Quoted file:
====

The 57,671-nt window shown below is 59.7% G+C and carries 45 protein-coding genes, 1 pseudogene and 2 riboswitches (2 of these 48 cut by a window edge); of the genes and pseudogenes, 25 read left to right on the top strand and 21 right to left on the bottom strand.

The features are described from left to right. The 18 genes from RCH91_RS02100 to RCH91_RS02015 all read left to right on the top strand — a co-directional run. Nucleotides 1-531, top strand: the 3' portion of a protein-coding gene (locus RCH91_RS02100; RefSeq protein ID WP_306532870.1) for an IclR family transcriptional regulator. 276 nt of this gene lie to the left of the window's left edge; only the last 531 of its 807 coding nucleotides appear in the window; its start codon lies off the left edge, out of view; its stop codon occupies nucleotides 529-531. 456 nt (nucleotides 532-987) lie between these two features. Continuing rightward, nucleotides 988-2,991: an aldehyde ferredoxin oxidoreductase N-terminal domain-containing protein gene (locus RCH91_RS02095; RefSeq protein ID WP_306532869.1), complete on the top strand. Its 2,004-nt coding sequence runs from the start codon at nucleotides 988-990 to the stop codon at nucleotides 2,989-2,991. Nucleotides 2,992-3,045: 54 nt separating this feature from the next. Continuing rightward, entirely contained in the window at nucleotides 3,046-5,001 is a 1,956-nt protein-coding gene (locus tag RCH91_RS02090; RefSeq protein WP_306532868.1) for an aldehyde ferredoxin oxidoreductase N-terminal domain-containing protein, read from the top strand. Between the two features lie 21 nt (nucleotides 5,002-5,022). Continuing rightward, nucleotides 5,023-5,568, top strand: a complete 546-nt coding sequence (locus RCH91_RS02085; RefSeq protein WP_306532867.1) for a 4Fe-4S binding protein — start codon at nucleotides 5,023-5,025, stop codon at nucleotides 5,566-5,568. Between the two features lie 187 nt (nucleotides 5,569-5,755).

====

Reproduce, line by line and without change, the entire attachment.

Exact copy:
The 57,671-nt window shown below is 59.7% G+C and carries 45 protein-coding genes, 1 pseudogene and 2 riboswitches (2 of these 48 cut by a window edge); of the genes and pseudogenes, 25 read left to right on the top strand and 21 right to left on the bottom strand.

The features are described from left to right. The 18 genes from RCH91_RS02100 to RCH91_RS02015 all read left to right on the top strand — a co-directional run. Nucleotides 1-531, top strand: the 3' portion of a protein-coding gene (locus RCH91_RS02100; RefSeq protein ID WP_306532870.1) for an IclR family transcriptional regulator. 276 nt of this gene lie to the left of the window's left edge; only the last 531 of its 807 coding nucleotides appear in the window; its start codon lies off the left edge, out of view; its stop codon occupies nucleotides 529-531. 456 nt (nucleotides 532-987) lie between these two features. Continuing rightward, nucleotides 988-2,991: an aldehyde ferredoxin oxidoreductase N-terminal domain-containing protein gene (locus RCH91_RS02095; RefSeq protein ID WP_306532869.1), complete on the top strand. Its 2,004-nt coding sequence runs from the start codon at nucleotides 988-990 to the stop codon at nucleotides 2,989-2,991. Nucleotides 2,992-3,045: 54 nt separating this feature from the next. Continuing rightward, entirely contained in the window at nucleotides 3,046-5,001 is a 1,956-nt protein-coding gene (locus tag RCH91_RS02090; RefSeq protein WP_306532868.1) for an aldehyde ferredoxin oxidoreductase N-terminal domain-containing protein, read from the top strand. Between the two features lie 21 nt (nucleotides 5,002-5,022). Continuing rightward, nucleotides 5,023-5,568, top strand: a complete 546-nt coding sequence (locus RCH91_RS02085; RefSeq protein WP_306532867.1) for a 4Fe-4S binding protein — start codon at nucleotides 5,023-5,025, stop codon at nucleotides 5,566-5,568. Between the two features lie 187 nt (nucleotides 5,569-5,755).